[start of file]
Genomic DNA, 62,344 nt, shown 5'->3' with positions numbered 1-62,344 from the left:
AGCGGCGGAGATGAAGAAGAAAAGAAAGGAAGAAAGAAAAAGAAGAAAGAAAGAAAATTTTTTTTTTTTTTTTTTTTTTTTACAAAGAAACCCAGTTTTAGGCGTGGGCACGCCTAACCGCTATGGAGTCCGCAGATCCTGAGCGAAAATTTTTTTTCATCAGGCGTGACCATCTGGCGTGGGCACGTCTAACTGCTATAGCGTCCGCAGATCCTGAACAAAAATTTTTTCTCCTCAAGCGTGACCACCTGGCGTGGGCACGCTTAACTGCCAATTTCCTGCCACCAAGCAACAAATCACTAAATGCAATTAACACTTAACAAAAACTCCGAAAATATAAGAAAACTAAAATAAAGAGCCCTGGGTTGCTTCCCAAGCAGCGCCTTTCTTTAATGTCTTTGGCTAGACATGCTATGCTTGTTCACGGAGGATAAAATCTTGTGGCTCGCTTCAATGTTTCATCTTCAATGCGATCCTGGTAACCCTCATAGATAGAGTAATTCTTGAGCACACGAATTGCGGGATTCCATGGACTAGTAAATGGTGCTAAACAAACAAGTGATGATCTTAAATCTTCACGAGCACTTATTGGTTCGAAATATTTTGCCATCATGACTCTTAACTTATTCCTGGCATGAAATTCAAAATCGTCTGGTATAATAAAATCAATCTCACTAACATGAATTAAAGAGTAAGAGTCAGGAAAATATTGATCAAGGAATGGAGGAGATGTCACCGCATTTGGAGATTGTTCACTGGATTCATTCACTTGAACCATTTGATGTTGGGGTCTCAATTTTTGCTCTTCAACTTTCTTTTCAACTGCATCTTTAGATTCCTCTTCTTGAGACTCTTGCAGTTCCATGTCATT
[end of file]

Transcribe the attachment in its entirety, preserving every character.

Genomic DNA, 62,344 nt, shown 5'->3' with positions numbered 1-62,344 from the left:
AGCGGCGGAGATGAAGAAGAAAAGAAAGGAAGAAAGAAAAAGAAGAAAGAAAGAAAATTTTTTTTTTTTTTTTTTTTTTTTACAAAGAAACCCAGTTTTAGGCGTGGGCACGCCTAACCGCTATGGAGTCCGCAGATCCTGAGCGAAAATTTTTTTTCATCAGGCGTGACCATCTGGCGTGGGCACGTCTAACTGCTATAGCGTCCGCAGATCCTGAACAAAAATTTTTTCTCCTCAAGCGTGACCACCTGGCGTGGGCACGCTTAACTGCCAATTTCCTGCCACCAAGCAACAAATCACTAAATGCAATTAACACTTAACAAAAACTCCGAAAATATAAGAAAACTAAAATAAAGAGCCCTGGGTTGCTTCCCAAGCAGCGCCTTTCTTTAATGTCTTTGGCTAGACATGCTATGCTTGTTCACGGAGGATAAAATCTTGTGGCTCGCTTCAATGTTTCATCTTCAATGCGATCCTGGTAACCCTCATAGATAGAGTAATTCTTGAGCACACGAATTGCGGGATTCCATGGACTAGTAAATGGTGCTAAACAAACAAGTGATGATCTTAAATCTTCACGAGCACTTATTGGTTCGAAATATTTTGCCATCATGACTCTTAACTTATTCCTGGCATGAAATTCAAAATCGTCTGGTATAATAAAATCAATCTCACTAACATGAATTAAAGAGTAAGAGTCAGGAAAATATTGATCAAGGAATGGAGGAGATGTCACCGCATTTGGAGATTGTTCACTGGATTCATTCACTTGAACCATTTGATGTTGGGGTCTCAATTTTTGCTCTTCAACTTTCTTTTCAACTGCATCTTTAGATTCCTCTTCTTGAGACTCTTGCAGTTCCATGTCATT